In July of 1942, Police Battalion 101 — comprising mostly middle-aged, working-class men from Hamburg stationed in occupied Poland — gathered outside the small town of Józefów at dawn while the residents slept. Suffering from a moral crisis, the leader, Major Wilhelm Trapp, handed down orders with tears in his eyes: Separate the healthy men for work; the women, children, and elderly, shoot. A caveat: If any man felt that he couldn’t do this, he didn’t have to. Twelve men stepped forward and resisted orders. Yet nearly 500 stayed, and 17 hours later the Jews of Józefów were gone.
Scholars have spent much time trying to understand why so many men followed orders, noting that myriad officers were psychologically damaged by the events. And while most of the officers never had to directly perform mass executions again, they continued to operate as an important cog in the German wheel of death for the duration of the war.
When Charles Ramsey, the former Metropolitan police chief in Washington, DC, visited the United States Holocaust Memorial Museum (USHMM) in 1998, he was haunted by the discovery that police forces so actively participated in the genocide. His experience led him to partner with the Anti-Defamation League, the USHMM, and local Holocaust museums around the country to create Law Enforcement and Society: Lessons from the Holocaust (LEAS), a training that educates officers about the role of the police in Nazi Germany and allows them to reflect on their responsibility today. To date, the program has trained 130,000 law enforcement professionals from all 50 states, as well as the FBI, ICE, the US Marshals Service, the Secret Service, and the Bureau of Alcohol, Tobacco, Firearms, and Explosives.
This year the Holocaust Center for Humanity and the Pacific Northwest ADL launched Seattle’s first training in conjunction with the Seattle Police Department. With approximately two four-hour trainings a week with 25 officers from across the force, the program should graduate all 1,300 sworn employees of the SPD by February of 2018.
“The LEAS training is unique in that it provides members of the law enforcement community a safe opportunity to reflect on their roles and responsibilities as part of our democracy in the 21st century,” says PNW ADL director Hilary Bernstein. “The professionally guided discussions explore negative stereotypes that exist about police, as well as the high ideals to which they themselves aspire.”
At a recent training, members of the force toured the Holocaust Center for Humanity museum in Belltown, studied Nazi propaganda photographs, and explored modern police stereotypes (racists, thugs, corrupt) as opposed to the images they want the public to have (protectors, humans, honest).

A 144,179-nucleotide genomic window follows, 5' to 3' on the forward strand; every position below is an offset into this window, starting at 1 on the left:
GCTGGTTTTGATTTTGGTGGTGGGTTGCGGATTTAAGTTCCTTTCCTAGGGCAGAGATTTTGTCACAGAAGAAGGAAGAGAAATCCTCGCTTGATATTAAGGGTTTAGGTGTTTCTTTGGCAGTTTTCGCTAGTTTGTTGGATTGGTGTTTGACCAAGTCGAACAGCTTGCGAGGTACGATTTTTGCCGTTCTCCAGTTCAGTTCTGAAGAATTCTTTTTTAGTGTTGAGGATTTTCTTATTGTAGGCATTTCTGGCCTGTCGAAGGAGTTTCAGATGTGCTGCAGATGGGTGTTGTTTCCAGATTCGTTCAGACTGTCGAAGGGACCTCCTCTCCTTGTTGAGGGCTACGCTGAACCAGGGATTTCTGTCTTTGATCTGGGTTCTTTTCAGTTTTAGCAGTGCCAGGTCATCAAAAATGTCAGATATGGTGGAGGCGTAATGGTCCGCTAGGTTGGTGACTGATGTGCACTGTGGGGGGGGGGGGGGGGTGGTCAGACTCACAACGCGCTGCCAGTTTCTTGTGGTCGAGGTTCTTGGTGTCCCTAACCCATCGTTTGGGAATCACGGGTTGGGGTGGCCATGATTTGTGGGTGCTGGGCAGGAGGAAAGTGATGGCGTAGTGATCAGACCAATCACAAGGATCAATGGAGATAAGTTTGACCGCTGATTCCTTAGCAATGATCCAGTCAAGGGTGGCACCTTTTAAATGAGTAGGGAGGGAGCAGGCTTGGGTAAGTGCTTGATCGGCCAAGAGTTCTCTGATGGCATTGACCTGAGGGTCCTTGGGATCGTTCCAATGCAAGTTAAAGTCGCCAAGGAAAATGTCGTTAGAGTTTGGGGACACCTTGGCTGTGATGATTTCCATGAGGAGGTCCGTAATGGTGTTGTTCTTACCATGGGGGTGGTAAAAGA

Two days later, Charleena Lyles was fatally shot in front of her children by two officers, and the department was barraged anew with accusations of bias and calls for reform.
LEAS training is the most recent course in SPD’s anti-bias trainings and one that falls in line with two pillars of SPD’s police reform goals: enhancing public trust and building pride and professionalism. “This is one class in a comprehensive strategy where we are addressing historical issues that people who interact with the police bring to the table, and the baggage any officer carries,” says Brian Maxey, Chief Operating Officer of the SPD. Past trainings have included “Race and the Power of Illusion,” classes on implicit and explicit bias, and transgender awareness. This one is different, Maxey says. LEAS doesn’t give officers a set of rules; rather, it gives them a space to reflect on the meaning of their jobs. Maxey hopes that the training helps officers recommit to ensuring that officers’ civilian contact aligns with how they wish to be perceived.
“When you’re a police officer, there are written rules for everything you do,” says Lieutenant Shanon Anderson, who has been present at most of the trainings. “If you think about that, over the years it causes the critical thinking to go away. Now we’re looking at individual biases, individual decision making. We’re not giving them the exact takeaway. We want them to come away with the takeaway themselves.”
The launch of LEAS in 1999 means its resonance moves with the national conversation. “After 9/11, police were concerned with the balance of safety and security and protecting civil liberties,” Marcus Applebaum, the director of the USHMM’s Law, Justice, and Society Initiatives says. “After Ferguson, the conversation changed again to reflect the national dialogue. As facilitators, we do not explicitly make connections to present events with law enforcement, but instead foster an environment that allows them to have honest conversations with themselves, all amid the backdrop of history.”
The SPD leadership is encouraged by the program and its reception so far. “We come into this profession because we want to help people and do the right thing,” Lt. Anderson says. “When we’re accused of or perceived as doing things that go against that — discriminating or having biases — that doesn’t feel good. People believe to their core they’re trying to help people.”